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Physics duo feature in prestigious publication

Friday, 19 November 2021

Niels and Amita image 2
Professor Niels Kjærgaard and Dr Amita Deb. Photo: Otago Daily Times

Outstanding Otago research about the scattering of light has been published in respected international journal Science.

Dr Amita Deb and Professor Niels Kjærgaard, of the Department of Physics, showed how gases made up by so-called fermionic atoms stop scattering light when cooled to very low temperatures. The effect is a manifestation of Pauli blocking, which forbids fermionic particles to enter the same quantum mechanical state.

Theirs is one of three international studies published in this week’s issue of Science which observe, for the first time, suppression of light scattering off an ultracold Fermi sea, a previously theorized phenomenon.

“It is a really beautiful result of high importance to physics, not because it will revolutionise our world – at least not in the near future – but because it finally demonstrates an effect predicted long ago which is really difficult to see in experiments. It’s the kind of work that will end up in textbooks.”

Head of Physics Professor Blair Blakie says having a paper published in Science is a “big deal”, but to have just two authors and for them to both be from Otago is “quite outstanding”.

He acknowledges the work may be challenging to convey to the general public but says the experiment itself is amazing and people will be “blown away” by what is achievable in a physics lab.

“It is a really beautiful result of high importance to physics, not because it will revolutionise our world – at least not in the near future – but because it finally demonstrates an effect predicted long ago which is really difficult to see in experiments. It’s the kind of work that will end up in textbooks.

“This work is about light scattering by an extremely dilute and extremely cold gas. Some might think a gas is almost nothing, so light would just pass through it unaffected, but a small amount actually scatters.

“We usually don’t notice it in our everyday experience when we turn a light on in a room, but on larger scales it can be observed. For example, light scattering from the atmosphere gives us the phenomena of blue skies during the day and beautiful colours at sun set,” Professor Blakie says.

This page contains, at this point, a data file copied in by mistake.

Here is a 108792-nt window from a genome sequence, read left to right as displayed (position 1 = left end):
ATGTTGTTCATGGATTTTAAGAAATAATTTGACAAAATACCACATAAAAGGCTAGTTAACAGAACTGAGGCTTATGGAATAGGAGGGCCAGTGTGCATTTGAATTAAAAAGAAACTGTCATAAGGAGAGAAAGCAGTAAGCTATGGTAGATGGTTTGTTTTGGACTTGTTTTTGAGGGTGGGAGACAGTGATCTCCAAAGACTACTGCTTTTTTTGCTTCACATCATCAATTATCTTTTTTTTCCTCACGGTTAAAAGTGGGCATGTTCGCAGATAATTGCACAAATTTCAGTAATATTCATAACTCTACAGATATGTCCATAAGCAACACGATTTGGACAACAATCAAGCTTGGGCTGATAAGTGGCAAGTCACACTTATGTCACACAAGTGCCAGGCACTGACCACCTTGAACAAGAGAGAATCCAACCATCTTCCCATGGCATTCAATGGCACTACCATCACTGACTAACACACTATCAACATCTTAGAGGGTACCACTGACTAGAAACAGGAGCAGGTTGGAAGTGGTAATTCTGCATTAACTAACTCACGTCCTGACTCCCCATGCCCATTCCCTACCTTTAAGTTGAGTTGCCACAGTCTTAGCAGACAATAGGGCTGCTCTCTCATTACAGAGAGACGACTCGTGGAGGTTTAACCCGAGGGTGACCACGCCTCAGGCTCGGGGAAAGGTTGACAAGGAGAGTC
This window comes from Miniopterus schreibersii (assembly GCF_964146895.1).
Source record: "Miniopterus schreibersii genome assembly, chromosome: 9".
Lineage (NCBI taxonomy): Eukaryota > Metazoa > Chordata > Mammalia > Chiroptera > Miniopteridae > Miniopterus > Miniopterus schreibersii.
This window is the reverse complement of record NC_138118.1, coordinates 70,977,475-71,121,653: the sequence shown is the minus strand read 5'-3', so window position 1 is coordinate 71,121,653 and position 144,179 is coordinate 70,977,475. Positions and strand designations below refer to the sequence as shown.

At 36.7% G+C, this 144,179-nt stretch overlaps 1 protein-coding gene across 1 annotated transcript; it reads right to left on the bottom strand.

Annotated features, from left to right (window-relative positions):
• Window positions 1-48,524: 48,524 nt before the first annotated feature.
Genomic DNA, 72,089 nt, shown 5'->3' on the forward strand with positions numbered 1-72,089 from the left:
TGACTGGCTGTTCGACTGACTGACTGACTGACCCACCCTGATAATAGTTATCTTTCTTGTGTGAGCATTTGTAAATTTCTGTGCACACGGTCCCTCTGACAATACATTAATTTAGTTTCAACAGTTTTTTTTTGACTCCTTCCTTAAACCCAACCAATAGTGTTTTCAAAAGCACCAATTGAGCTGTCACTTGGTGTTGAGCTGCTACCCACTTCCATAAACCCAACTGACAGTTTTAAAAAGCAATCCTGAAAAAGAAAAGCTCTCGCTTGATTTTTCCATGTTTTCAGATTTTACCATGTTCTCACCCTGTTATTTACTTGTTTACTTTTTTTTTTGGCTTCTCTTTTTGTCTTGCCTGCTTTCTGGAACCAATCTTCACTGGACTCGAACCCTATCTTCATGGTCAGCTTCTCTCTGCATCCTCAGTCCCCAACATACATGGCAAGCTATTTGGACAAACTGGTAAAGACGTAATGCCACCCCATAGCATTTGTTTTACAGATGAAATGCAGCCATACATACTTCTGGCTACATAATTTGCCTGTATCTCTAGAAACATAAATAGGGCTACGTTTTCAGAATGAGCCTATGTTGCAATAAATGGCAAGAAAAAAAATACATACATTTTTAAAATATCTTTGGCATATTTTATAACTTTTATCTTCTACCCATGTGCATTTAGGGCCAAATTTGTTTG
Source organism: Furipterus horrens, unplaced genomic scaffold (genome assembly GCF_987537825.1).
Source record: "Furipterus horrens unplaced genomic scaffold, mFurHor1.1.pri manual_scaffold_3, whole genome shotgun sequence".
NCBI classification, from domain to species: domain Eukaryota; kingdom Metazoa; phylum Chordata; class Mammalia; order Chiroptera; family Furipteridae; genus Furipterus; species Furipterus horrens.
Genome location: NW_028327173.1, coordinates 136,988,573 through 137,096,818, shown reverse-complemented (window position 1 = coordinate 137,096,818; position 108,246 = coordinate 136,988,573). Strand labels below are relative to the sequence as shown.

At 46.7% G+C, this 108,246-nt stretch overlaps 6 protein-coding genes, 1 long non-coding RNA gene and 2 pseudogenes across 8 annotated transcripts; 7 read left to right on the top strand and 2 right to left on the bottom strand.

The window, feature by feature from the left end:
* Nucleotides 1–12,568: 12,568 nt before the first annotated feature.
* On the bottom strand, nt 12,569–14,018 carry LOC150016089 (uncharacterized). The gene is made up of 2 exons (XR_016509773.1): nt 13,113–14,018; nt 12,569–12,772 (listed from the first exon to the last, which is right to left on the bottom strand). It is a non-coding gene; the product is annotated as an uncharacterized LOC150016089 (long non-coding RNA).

Dr Deb and Professor Kjærgaard established an experimental scenario where all low-energy quantum states of a fermionic gas are occupied by exactly one atom – a so-called Fermi sea. With all places taken, scattering events, requiring an atom to recoil to an occupied spot, becomes forbidden by the Pauli exclusion principle. As a result, when the Bengali-Danish duo passed a laser beam through the gas, they observed how it would cease to scatter photons.

This curious Pauli blocking phenomenon was predicted theoretically over 30 years ago and has now been seen for the first time.

“By shining laser light on small clouds of potassium atoms we found that as the clouds reached temperatures in the nanokelvin domain, the transmission of light would gradually go up while the sideways scattered light would be suppressed,” Professor Kjærgaard says.

While the probe laser beam would not be attenuated by propagation through the atomic Fermi sea, the Otago experiment showed the transmitted light wave would still be delayed while passing through the gas.

“This echoes our everyday experience with transparent media,” Dr Deb says.

“Glass, for example does not diffusely scatter light, and yet delays the propagation of light through its refractive index. This is what make spectacles work.”

Atomic gases also possess a refractive index, but under normal conditions this would always go hand-in-hand with diffuse scattering of light.

“Our study shows that entering into a Fermi sea state largely leaves the refractive index unaffected while dramatically reducing light scattered out of a probe laser beam,” Dr Deb adds.

The findings might be exploited in emerging quantum technologies based on atoms, such as neutral atom quantum computers, where Pauli blocking would protect atomic systems from adverse light scattering effects.

The other two groups to make equivalent observations are from MIT, and JILA at the University of Colorado – both in the US and both considered world-leading institutions for atomic physics.

“I think it is amazing that our local effort of two scientists has achieved a high impact result matching the extremely well-funded larger teams at the top institutions in the USA – this is kind of like turning up to the America’s cup in a dinghy and keeping up with Team NZ,” Professor Blakie says.

The publication, Observation of Pauli blocking in light scattering from quantum degenerate fermions, can be found here: 10.1126/science.abh3470